Welcome to Jerusalem
Welcome to Jerusalem. This is where we begin Holy Week. We open with the story of Jesus riding a colt or a donkey depending on the gospel, into the city, attracting crowds, cheers, and attention. He takes care to add very specific details to this particular trip. He mimics the words of a famous prophet; by doing so he proclaims to the world that he is the promised one and the eyes of Jews and Romans turn to him. In the words of Fred Craddock, “it’s a parade, it's a protest march, but only Jesus knows it is a funeral procession.” Once he arrives at the temple, knowing that he has completed his task, he turns around and heads home.
We know that within days this crowd that cheered his arrival will turn against him.
I want to tell this story from their point of view. So I know the Nazi analogy can be a bit overused, but that is the best example of what it’s like for the citizens of Jerusalem and surrounding areas. It is without exaggeration or hyperbole, like the Nazi occupation of Poland. A big powerful force rolled in, they were unstoppable and anyone who stood in their way disappeared. People were rounded up, homes were seized, and citizens were suddenly without rights. Their country existed in name only. Now, they are scared, traumatized and miserable. But this is their life now, and they’ve gotten used to it. They have a Roman governor who rules on behalf of the emperor.
And if they stay in Rome’s good graces, they can keep their religious practices, temple, and council of scribes and priests and pretend that life as they know it is not completely over, and they are not in danger every single moment.
Because this isn’t a, “we claim this land and you’re all Romans now” invasion. This is a “we claim this land, and this property, and you. You are now a thing, and things belong to us.” Roman guards walk around brutalizing citizens, raping wives, daughters, and mothers, conscripting young men into service temporarily or permanently. And they think the Jewish holiness code is a joke, and it’s hilarious to offend the religious sensibilities of the people they enjoy humiliating.
It’s bad. And here comes Jesus.
Again, sometimes we forget that all during his ministry Jesus has been back and forth to Jerusalem many times. On this most recent trip he’s staying in Bethany during the evenings, which would be like commuting here from Plano. The people have been talking about Jesus. He is a subject of fascination. This man does magic. He heals the sick, he’s even brought people back from the dead. One time when he came to town, he flipped over tables in the temple, throwing money around and calling it “my father’s house.” The man is either the messiah or insane. Truly, maybe he’s the one who came to save them from this evil; to release them from bondage and fear so their children can grow up in a land without war and captivity. You just know they sat around and talked about it.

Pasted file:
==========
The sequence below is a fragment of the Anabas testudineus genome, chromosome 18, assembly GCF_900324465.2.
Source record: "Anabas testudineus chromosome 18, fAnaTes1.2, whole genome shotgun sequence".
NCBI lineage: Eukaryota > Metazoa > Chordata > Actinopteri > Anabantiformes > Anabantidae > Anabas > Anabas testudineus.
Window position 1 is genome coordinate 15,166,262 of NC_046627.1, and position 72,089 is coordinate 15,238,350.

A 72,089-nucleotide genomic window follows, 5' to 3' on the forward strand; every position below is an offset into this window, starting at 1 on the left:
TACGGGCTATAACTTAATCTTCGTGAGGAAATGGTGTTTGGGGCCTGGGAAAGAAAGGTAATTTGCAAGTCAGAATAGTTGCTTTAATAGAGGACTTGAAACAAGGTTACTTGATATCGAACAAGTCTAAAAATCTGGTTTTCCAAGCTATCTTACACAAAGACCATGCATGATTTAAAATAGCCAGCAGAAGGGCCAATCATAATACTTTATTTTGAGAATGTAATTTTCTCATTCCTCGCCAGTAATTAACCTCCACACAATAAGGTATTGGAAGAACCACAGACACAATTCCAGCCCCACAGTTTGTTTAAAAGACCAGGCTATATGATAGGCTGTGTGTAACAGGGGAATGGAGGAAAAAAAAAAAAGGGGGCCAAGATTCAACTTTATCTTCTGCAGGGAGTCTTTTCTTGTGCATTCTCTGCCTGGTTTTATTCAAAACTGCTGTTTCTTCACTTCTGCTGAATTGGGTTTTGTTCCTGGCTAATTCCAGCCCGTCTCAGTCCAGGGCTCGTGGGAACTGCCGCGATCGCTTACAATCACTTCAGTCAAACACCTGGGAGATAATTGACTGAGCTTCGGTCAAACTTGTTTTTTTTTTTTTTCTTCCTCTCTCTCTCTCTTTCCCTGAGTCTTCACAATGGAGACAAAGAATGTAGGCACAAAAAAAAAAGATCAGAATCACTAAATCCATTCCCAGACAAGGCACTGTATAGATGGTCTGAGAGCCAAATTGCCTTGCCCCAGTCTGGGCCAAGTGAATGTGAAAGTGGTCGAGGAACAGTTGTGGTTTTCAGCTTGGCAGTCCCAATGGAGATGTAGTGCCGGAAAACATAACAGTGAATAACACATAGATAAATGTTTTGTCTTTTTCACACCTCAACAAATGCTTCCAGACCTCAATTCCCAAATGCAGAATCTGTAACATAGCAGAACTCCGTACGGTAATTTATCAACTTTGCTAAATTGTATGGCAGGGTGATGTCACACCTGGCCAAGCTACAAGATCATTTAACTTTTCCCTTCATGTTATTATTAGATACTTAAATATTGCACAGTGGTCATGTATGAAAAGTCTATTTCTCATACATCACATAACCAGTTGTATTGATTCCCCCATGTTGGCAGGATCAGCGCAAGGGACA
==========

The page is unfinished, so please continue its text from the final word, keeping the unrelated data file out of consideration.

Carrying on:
Maybe this is the guy. Maybe this is the time.
And on that Palm Sunday, Jesus comes in riding on a colt. This man who has attracted so many followers, who speaks as if he knows God directly, who preforms miracles, suddenly appears in the exact way the prophet Zechariah predicted. Marching triumphantly into Jerusalem.
Who would be dumb enough to do that if this wasn’t the start of a revolution?!? It’s go time. Finally. God has sent his magic messenger to deliver us from violence and occupation!
So they weep tears of joy. It’s finally happening! They scatter palm branches on the ground to give Jesus a carpet. They throw their cloaks in front of him. They wave and celebrate and march behind them, thinking that today freedom has come to Jerusalem. God is with them once again.
Hosanna! Blessed is he who comes in the name of the Lord! Blessed is the coming kingdom of our father David! Hosanna in the highest heaven. And it takes a long time, the group moves slowly, gathering steam and interest, growing larger and larger, heading to the center of town.
Welcome to Jerusalem messiah and Savior! Look out Rome, the chosen one is here now and HE IS OUR KING!”
And Jesus gets to the temple, looks around... and goes back to Bethany.
He does not wave his hands and force the governor’s palace to rubble. He doesn’t bring lightening from the sky to strike down the centurions. He does not will the villains in this story to die with the same power he uses to bring life to the dead. He leaves.
The Bible doesn’t tell us how the people felt, but I imagine you could almost hear the sound of a thousand hearts breaking at once.
We’re not rescued. We’re not redeemed. God isn’t coming after all.